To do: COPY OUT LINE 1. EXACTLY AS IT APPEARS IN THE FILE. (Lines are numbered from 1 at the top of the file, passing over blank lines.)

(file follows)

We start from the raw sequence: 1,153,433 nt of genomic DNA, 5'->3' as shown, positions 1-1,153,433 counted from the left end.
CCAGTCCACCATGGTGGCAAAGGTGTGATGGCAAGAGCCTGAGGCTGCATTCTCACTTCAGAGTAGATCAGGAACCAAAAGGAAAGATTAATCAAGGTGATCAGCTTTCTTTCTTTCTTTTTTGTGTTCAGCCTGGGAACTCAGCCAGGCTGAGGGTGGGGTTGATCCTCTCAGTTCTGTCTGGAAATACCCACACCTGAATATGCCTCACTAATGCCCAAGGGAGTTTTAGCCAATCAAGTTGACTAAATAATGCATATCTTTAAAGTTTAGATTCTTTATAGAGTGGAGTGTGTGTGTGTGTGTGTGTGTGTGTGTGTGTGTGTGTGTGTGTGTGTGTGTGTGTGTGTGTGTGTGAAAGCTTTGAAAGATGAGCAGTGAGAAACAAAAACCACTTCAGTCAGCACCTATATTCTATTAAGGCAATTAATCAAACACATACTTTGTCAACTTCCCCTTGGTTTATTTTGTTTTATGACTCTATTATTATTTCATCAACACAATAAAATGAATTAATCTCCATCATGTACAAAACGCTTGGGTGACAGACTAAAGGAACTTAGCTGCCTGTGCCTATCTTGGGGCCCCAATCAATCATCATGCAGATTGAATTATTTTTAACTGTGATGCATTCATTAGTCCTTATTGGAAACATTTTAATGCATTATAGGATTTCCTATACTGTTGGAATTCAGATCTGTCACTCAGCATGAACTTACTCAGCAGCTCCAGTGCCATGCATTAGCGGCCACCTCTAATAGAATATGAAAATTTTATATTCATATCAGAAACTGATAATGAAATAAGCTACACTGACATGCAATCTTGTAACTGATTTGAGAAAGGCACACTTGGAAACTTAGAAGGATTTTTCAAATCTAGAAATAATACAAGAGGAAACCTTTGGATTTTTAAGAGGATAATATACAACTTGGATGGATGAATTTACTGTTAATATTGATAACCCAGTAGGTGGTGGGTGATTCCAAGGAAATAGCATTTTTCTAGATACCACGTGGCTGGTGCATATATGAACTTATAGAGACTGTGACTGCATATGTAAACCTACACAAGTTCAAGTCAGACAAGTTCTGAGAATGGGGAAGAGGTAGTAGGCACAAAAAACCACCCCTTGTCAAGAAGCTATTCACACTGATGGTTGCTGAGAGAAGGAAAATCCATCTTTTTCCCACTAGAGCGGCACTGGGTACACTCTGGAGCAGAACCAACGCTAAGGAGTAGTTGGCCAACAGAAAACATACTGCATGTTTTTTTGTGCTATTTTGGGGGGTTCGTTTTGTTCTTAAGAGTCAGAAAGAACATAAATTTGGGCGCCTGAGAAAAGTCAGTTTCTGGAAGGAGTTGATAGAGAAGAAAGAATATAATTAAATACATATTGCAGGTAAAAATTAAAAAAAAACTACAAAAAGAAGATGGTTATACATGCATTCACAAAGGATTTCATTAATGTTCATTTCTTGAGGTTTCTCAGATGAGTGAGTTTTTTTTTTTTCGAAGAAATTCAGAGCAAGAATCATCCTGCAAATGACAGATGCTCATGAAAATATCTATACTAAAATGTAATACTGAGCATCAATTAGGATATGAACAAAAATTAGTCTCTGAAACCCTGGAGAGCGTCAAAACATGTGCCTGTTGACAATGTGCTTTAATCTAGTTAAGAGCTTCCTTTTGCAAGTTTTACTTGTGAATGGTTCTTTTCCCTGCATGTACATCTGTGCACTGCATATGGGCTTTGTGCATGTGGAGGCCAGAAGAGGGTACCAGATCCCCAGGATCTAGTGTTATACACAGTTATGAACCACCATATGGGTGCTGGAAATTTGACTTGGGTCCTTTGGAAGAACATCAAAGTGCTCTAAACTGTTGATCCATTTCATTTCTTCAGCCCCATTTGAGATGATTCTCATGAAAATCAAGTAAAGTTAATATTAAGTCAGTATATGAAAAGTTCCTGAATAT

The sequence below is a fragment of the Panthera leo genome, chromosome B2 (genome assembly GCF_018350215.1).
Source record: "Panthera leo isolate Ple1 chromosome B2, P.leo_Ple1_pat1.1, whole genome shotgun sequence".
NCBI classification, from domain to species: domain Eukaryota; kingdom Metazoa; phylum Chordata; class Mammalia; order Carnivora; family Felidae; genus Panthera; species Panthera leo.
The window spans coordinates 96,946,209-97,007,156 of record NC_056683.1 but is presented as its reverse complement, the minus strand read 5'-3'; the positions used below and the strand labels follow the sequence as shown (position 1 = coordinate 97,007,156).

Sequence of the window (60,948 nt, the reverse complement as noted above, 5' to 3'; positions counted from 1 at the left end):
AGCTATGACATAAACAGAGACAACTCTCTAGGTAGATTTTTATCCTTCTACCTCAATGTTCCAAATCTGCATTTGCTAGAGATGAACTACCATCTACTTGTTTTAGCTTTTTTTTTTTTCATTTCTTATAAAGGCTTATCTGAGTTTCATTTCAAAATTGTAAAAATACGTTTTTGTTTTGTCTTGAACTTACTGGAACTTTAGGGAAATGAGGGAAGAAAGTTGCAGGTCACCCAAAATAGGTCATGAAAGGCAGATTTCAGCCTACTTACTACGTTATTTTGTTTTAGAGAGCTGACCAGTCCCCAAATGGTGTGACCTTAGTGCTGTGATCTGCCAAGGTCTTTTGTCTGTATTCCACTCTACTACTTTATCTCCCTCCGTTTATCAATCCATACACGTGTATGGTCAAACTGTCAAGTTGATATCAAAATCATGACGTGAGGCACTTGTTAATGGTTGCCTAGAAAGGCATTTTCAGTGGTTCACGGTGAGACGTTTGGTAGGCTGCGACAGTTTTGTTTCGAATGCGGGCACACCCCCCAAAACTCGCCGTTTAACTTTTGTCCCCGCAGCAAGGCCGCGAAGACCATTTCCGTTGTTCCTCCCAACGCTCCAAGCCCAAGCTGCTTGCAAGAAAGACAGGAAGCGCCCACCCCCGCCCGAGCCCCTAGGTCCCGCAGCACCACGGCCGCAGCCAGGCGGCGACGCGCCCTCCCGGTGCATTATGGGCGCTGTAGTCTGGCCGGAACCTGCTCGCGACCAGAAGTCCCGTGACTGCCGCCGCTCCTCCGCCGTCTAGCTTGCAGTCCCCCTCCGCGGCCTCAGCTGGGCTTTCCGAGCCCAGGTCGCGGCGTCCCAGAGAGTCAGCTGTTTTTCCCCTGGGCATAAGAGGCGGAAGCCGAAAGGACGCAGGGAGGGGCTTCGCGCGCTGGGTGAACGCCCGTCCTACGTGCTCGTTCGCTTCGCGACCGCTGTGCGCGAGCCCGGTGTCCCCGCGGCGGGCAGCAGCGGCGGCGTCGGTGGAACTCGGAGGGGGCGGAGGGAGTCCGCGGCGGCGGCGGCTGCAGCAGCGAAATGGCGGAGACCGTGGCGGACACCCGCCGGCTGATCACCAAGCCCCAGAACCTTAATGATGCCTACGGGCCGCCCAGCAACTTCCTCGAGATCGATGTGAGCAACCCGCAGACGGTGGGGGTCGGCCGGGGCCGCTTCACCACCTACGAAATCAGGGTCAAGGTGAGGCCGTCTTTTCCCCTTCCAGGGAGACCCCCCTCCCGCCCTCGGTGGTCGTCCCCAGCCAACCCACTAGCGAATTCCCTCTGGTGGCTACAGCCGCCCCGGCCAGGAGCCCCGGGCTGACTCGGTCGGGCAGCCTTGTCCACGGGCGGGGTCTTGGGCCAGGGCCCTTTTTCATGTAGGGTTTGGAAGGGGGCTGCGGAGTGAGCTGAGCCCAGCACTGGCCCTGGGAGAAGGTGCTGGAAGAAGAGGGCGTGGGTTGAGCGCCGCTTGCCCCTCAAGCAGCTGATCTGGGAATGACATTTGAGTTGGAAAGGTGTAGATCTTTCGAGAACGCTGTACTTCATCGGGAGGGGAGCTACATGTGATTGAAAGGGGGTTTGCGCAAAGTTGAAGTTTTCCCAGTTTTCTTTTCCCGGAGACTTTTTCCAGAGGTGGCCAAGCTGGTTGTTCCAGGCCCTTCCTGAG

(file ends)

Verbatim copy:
We start from the raw sequence: 1,153,433 nt of genomic DNA, 5'->3' as shown, positions 1-1,153,433 counted from the left end.